The Aero Club of New England (ACONE) will present the Godfrey L. Cabot Award to Joe Sutter, legendary Boeing aeronautical engineer, on Friday, June 7, 2013 at the Harvard Club in Boston.

   Sutter wSutter ill be honored for his achievements as an aeronautical engineer. He brought to life the designs of the Boeing 707, 727, 737 and the 747, thereby changing the face of commercial aviation forever. Sutter is best known for leading Boeing's 4,500-member design team for the 747, which for many years was the largest commercial airliner ever built. He is known as the "Father of the 747."

   The Cabot Award is presented each year by ACONE to an individual or team who has made a unique and unparalleled contribution to encourage and advance aviation and space flight.

   For reservations or further information, visit or contact Georgia Pappas at 781-592-9357.


Atlanta Aero Club Hears from FSI President

And Presents EPPS Award to Bernadette Darnell

Medal of Honor recipient Jake Jacobs (left), EPPS Award recipient Bernadette Darnell (center), and FSI President Bruce Whitman (right).

   Bruce Whitman, President of Flight Safety International (FSI) spoke to the Atlanta Aero Club (AAC) in January, sharing his involvement with the Wings Club in New York City and the Medal of Honor Foundation as well as his many years with FSI. Medal of Honor recipient Jake Jacobs joined Whitman with an inspiring message to the group of over 110 members and guests in attendance at the Capital City Clu

   The AAC awarded the EPPS Award for Outstanding Aviation Achievement in Georgia to Angel Flight Coordinator Bernadette Darnell for her efforts to orchestrate nonprofit missions to support cancer victims in the Southeast.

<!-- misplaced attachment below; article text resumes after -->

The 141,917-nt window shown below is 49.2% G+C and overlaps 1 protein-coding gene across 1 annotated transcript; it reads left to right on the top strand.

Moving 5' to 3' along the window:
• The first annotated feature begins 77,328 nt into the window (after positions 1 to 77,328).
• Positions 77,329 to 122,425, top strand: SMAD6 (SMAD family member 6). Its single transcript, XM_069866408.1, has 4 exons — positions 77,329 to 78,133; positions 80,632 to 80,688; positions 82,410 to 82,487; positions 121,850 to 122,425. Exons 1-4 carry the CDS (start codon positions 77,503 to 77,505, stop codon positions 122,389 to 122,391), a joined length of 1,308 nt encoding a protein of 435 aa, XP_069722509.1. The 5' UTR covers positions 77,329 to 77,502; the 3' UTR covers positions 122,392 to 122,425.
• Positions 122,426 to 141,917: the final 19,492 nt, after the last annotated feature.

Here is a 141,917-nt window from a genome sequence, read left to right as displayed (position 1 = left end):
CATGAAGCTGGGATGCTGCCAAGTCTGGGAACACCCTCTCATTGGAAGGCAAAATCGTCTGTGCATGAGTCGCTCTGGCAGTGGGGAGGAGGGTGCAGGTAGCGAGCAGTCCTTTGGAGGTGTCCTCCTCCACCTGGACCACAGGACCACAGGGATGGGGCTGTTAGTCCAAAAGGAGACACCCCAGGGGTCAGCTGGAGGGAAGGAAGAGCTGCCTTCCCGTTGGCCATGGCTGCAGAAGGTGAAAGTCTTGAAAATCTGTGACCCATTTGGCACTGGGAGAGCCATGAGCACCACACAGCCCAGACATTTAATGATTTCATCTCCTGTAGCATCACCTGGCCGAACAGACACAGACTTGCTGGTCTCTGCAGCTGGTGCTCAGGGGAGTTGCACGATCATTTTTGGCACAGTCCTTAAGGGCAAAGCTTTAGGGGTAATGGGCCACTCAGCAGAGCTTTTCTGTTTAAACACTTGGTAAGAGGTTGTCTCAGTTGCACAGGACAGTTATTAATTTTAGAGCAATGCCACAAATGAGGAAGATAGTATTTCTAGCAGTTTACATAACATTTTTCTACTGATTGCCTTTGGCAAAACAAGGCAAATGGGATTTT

The next AAC luncheon will be on May 23, 2013 with guest speaker Tom Hendricks, President of the National Air Transportation Association. Please RSVP at



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In This Issue
Collier Trophy Winner
NAA Awards Luncheon
NAA Accepting Nominations
Unmanned Air Systems
Henderson Award Winner
Article Headline
NAA President's Message
Icarus Cup Competition
Air Sport News
Aero Club News
Upcoming Events
Call for Nominations
Featured Member Orgs
Records Claimed
Air Sports Link
NAA Credit Card

Upcoming Events
Collier Trophy Dinner

Thursday, May 9, 2013

Honoring the NASA/JPL Mars Science Laboratory/Curiosity Project Team

Click here to register

June NAA Luncheon
Tuesday, June 18, 2003
Honoring Henderson Award Winner Colonel Joseph Kittinger
Click here to register
Call for Nominations

Frank G. Brewer Trophy

Nominations Close 7/31/13

Awarded annually to an individual, a group of individuals, or an organization for significant contributions of enduring value to aerospace education in the United States.